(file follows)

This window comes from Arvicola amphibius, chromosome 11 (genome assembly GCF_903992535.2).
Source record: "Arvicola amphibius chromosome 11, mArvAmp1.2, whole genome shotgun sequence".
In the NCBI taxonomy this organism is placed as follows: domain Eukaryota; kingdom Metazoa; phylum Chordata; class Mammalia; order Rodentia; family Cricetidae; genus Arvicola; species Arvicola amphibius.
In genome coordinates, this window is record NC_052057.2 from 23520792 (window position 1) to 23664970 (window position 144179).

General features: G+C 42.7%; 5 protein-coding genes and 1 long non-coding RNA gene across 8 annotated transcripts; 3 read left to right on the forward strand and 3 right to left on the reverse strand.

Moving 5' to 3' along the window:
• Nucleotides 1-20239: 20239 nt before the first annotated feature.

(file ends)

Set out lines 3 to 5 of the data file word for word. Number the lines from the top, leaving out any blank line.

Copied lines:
In the NCBI taxonomy this organism is placed as follows: domain Eukaryota; kingdom Metazoa; phylum Chordata; class Mammalia; order Rodentia; family Cricetidae; genus Arvicola; species Arvicola amphibius.
In genome coordinates, this window is record NC_052057.2 from 23520792 (window position 1) to 23664970 (window position 144179).

General features: G+C 42.7%; 5 protein-coding genes and 1 long non-coding RNA gene across 8 annotated transcripts; 3 read left to right on the forward strand and 3 right to left on the reverse strand.